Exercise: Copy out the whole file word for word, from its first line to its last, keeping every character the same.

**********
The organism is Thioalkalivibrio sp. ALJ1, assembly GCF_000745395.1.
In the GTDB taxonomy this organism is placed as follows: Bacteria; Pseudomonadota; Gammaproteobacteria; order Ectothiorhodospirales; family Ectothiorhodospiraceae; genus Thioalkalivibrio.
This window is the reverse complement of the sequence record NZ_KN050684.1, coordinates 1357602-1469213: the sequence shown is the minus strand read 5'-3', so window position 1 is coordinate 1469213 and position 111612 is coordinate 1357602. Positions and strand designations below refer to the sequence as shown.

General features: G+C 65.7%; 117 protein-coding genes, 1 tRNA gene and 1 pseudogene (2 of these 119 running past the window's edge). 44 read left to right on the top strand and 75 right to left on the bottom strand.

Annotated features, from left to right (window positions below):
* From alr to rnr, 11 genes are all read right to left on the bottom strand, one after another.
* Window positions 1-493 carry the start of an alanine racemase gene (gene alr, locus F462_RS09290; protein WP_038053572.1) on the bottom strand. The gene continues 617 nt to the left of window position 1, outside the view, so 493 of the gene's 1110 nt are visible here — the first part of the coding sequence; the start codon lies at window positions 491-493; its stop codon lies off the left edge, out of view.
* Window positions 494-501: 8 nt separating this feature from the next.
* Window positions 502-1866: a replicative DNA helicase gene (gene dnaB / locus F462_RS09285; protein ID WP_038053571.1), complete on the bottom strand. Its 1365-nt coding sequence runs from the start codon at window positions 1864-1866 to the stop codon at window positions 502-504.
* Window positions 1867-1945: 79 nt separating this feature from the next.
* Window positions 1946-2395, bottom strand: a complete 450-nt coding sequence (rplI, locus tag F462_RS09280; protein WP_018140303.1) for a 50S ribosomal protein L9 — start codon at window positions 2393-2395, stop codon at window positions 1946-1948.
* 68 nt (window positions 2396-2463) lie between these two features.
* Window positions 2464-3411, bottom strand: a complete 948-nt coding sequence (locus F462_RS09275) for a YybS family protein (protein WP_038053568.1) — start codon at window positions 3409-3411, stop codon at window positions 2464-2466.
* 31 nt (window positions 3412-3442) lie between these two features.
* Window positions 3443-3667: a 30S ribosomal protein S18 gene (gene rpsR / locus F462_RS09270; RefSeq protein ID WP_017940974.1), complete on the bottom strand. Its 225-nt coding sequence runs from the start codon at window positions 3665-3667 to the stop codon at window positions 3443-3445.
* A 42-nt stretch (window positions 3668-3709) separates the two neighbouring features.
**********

The organism is Thioalkalivibrio sp. ALJ1, assembly GCF_000745395.1.
In the GTDB taxonomy this organism is placed as follows: Bacteria; Pseudomonadota; Gammaproteobacteria; order Ectothiorhodospirales; family Ectothiorhodospiraceae; genus Thioalkalivibrio.
This window is the reverse complement of the sequence record NZ_KN050684.1, coordinates 1357602-1469213: the sequence shown is the minus strand read 5'-3', so window position 1 is coordinate 1469213 and position 111612 is coordinate 1357602. Positions and strand designations below refer to the sequence as shown.

General features: G+C 65.7%; 117 protein-coding genes, 1 tRNA gene and 1 pseudogene (2 of these 119 running past the window's edge). 44 read left to right on the top strand and 75 right to left on the bottom strand.

Annotated features, from left to right (window positions below):
* From alr to rnr, 11 genes are all read right to left on the bottom strand, one after another.
* Window positions 1-493 carry the start of an alanine racemase gene (gene alr, locus F462_RS09290; protein WP_038053572.1) on the bottom strand. The gene continues 617 nt to the left of window position 1, outside the view, so 493 of the gene's 1110 nt are visible here — the first part of the coding sequence; the start codon lies at window positions 491-493; its stop codon lies off the left edge, out of view.
* Window positions 494-501: 8 nt separating this feature from the next.
* Window positions 502-1866: a replicative DNA helicase gene (gene dnaB / locus F462_RS09285; protein ID WP_038053571.1), complete on the bottom strand. Its 1365-nt coding sequence runs from the start codon at window positions 1864-1866 to the stop codon at window positions 502-504.
* Window positions 1867-1945: 79 nt separating this feature from the next.
* Window positions 1946-2395, bottom strand: a complete 450-nt coding sequence (rplI, locus tag F462_RS09280; protein WP_018140303.1) for a 50S ribosomal protein L9 — start codon at window positions 2393-2395, stop codon at window positions 1946-1948.
* 68 nt (window positions 2396-2463) lie between these two features.
* Window positions 2464-3411, bottom strand: a complete 948-nt coding sequence (locus F462_RS09275) for a YybS family protein (protein WP_038053568.1) — start codon at window positions 3409-3411, stop codon at window positions 2464-2466.
* 31 nt (window positions 3412-3442) lie between these two features.
* Window positions 3443-3667: a 30S ribosomal protein S18 gene (gene rpsR / locus F462_RS09270; RefSeq protein ID WP_017940974.1), complete on the bottom strand. Its 225-nt coding sequence runs from the start codon at window positions 3665-3667 to the stop codon at window positions 3443-3445.
* A 42-nt stretch (window positions 3668-3709) separates the two neighbouring features.